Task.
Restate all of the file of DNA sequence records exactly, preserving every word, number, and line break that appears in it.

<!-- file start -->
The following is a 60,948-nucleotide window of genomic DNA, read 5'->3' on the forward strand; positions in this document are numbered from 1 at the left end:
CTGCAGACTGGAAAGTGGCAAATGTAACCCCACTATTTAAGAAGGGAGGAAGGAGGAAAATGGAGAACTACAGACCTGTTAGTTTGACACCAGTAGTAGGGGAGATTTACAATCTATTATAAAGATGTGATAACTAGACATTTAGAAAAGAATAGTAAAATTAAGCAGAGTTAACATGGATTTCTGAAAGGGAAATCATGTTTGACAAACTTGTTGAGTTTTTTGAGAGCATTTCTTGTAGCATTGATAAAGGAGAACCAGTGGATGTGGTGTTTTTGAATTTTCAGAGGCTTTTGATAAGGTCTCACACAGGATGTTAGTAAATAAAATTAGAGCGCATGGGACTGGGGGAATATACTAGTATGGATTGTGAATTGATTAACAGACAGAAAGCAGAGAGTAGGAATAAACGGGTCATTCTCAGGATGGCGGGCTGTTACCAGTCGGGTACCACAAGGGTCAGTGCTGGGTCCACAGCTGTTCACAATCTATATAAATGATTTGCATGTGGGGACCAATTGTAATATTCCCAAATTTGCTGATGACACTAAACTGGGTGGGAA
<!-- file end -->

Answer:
The following is a 60,948-nucleotide window of genomic DNA, read 5'->3' on the forward strand; positions in this document are numbered from 1 at the left end:
CTGCAGACTGGAAAGTGGCAAATGTAACCCCACTATTTAAGAAGGGAGGAAGGAGGAAAATGGAGAACTACAGACCTGTTAGTTTGACACCAGTAGTAGGGGAGATTTACAATCTATTATAAAGATGTGATAACTAGACATTTAGAAAAGAATAGTAAAATTAAGCAGAGTTAACATGGATTTCTGAAAGGGAAATCATGTTTGACAAACTTGTTGAGTTTTTTGAGAGCATTTCTTGTAGCATTGATAAAGGAGAACCAGTGGATGTGGTGTTTTTGAATTTTCAGAGGCTTTTGATAAGGTCTCACACAGGATGTTAGTAAATAAAATTAGAGCGCATGGGACTGGGGGAATATACTAGTATGGATTGTGAATTGATTAACAGACAGAAAGCAGAGAGTAGGAATAAACGGGTCATTCTCAGGATGGCGGGCTGTTACCAGTCGGGTACCACAAGGGTCAGTGCTGGGTCCACAGCTGTTCACAATCTATATAAATGATTTGCATGTGGGGACCAATTGTAATATTCCCAAATTTGCTGATGACACTAAACTGGGTGGGAA